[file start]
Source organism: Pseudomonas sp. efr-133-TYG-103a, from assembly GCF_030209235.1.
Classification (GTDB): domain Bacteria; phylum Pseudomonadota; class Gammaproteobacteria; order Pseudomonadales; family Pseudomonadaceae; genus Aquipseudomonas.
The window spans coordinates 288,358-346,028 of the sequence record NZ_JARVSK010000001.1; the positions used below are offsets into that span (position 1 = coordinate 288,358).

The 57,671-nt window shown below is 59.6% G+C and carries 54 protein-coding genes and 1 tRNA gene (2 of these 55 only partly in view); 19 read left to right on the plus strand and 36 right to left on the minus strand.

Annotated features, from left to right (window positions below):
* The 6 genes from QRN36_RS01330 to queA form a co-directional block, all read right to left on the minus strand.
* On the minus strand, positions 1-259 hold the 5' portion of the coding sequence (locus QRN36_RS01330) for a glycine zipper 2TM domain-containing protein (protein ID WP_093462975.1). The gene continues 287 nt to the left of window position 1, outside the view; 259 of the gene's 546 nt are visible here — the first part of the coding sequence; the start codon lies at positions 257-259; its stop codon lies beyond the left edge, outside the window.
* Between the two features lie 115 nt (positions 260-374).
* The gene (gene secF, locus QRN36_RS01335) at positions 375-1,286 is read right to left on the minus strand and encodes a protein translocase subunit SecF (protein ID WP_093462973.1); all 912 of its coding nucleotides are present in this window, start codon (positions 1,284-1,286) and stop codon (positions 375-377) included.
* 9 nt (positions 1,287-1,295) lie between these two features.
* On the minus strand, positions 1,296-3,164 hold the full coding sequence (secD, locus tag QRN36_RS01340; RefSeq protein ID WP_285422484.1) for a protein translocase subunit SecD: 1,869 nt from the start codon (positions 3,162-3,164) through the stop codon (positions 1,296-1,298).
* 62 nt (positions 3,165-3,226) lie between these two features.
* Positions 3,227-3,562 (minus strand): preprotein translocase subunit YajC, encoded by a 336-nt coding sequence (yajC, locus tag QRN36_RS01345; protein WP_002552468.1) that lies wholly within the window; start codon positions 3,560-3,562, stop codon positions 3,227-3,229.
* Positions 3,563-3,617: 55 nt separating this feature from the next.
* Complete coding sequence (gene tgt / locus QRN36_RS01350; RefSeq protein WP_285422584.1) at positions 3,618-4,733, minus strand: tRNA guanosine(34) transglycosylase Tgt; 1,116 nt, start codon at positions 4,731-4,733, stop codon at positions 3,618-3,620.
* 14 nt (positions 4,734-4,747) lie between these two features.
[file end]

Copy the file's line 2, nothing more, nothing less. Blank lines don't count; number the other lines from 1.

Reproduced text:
Classification (GTDB): domain Bacteria; phylum Pseudomonadota; class Gammaproteobacteria; order Pseudomonadales; family Pseudomonadaceae; genus Aquipseudomonas.